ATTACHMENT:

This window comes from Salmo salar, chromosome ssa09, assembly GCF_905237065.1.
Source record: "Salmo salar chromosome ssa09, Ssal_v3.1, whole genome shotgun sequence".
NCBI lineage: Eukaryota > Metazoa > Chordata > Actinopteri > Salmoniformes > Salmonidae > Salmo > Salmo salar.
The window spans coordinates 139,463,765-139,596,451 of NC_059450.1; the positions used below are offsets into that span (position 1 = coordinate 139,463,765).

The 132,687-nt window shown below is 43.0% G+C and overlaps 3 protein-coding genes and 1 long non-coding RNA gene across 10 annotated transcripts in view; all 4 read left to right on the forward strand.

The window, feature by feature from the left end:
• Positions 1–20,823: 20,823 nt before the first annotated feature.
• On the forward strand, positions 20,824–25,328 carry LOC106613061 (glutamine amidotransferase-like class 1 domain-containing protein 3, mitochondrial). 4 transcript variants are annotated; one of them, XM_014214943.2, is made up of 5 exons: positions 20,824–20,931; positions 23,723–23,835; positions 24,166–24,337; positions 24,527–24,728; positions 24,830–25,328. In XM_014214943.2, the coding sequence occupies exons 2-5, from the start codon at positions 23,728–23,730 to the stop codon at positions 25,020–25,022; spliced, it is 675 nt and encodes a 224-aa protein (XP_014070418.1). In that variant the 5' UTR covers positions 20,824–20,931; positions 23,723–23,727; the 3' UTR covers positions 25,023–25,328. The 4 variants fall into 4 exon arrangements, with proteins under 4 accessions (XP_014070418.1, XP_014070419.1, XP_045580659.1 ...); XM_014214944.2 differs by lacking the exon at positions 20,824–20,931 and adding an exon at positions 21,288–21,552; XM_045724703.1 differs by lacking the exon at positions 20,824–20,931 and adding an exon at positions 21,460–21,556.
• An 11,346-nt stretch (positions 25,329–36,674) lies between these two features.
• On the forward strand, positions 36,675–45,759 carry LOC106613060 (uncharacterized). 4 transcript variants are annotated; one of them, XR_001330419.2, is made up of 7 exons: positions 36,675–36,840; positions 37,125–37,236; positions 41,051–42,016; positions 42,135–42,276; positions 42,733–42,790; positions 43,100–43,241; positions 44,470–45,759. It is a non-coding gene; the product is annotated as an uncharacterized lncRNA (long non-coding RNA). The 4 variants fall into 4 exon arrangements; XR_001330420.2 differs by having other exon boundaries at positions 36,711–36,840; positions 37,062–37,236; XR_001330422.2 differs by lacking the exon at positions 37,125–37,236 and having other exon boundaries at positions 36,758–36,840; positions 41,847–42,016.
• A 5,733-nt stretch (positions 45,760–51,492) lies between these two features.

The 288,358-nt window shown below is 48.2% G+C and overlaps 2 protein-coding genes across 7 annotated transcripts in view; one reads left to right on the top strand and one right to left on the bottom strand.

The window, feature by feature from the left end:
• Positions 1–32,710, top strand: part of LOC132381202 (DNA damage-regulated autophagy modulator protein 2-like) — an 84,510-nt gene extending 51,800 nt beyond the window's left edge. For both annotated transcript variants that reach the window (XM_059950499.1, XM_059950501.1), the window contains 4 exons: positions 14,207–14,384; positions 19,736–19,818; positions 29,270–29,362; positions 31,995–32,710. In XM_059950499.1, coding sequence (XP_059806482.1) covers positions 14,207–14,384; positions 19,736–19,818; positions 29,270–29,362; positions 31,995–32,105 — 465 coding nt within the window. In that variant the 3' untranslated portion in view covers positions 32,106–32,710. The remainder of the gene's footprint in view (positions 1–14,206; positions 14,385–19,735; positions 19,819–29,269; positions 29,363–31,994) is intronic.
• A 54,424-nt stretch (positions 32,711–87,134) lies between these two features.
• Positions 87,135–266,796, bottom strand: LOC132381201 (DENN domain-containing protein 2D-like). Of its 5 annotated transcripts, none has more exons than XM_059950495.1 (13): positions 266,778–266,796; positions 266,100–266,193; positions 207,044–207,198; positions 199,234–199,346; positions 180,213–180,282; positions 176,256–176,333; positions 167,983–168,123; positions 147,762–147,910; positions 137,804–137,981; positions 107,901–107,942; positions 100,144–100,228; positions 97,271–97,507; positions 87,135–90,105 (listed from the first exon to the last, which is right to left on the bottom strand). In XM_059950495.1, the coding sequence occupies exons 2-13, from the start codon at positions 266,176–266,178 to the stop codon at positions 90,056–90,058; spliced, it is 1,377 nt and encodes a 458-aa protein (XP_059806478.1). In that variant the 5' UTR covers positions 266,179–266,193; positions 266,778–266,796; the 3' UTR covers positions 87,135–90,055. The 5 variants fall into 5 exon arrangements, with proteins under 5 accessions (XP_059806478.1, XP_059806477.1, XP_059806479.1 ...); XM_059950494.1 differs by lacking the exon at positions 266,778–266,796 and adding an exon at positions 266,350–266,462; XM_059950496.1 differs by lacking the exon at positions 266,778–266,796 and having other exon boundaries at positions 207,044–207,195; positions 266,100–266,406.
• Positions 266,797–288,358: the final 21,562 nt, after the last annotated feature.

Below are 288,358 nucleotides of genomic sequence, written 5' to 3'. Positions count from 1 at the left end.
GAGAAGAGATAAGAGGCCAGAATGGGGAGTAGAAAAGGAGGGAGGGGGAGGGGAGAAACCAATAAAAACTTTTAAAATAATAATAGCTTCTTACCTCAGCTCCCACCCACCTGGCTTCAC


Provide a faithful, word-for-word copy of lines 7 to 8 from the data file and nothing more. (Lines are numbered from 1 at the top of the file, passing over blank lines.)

• Positions 1–20,823: 20,823 nt before the first annotated feature.
• On the forward strand, positions 20,824–25,328 carry LOC106613061 (glutamine amidotransferase-like class 1 domain-containing protein 3, mitochondrial). 4 transcript variants are annotated; one of them, XM_014214943.2, is made up of 5 exons: positions 20,824–20,931; positions 23,723–23,835; positions 24,166–24,337; positions 24,527–24,728; positions 24,830–25,328. In XM_014214943.2, the coding sequence occupies exons 2-5, from the start codon at positions 23,728–23,730 to the stop codon at positions 25,020–25,022; spliced, it is 675 nt and encodes a 224-aa protein (XP_014070418.1). In that variant the 5' UTR covers positions 20,824–20,931; positions 23,723–23,727; the 3' UTR covers positions 25,023–25,328. The 4 variants fall into 4 exon arrangements, with proteins under 4 accessions (XP_014070418.1, XP_014070419.1, XP_045580659.1 ...); XM_014214944.2 differs by lacking the exon at positions 20,824–20,931 and adding an exon at positions 21,288–21,552; XM_045724703.1 differs by lacking the exon at positions 20,824–20,931 and adding an exon at positions 21,460–21,556.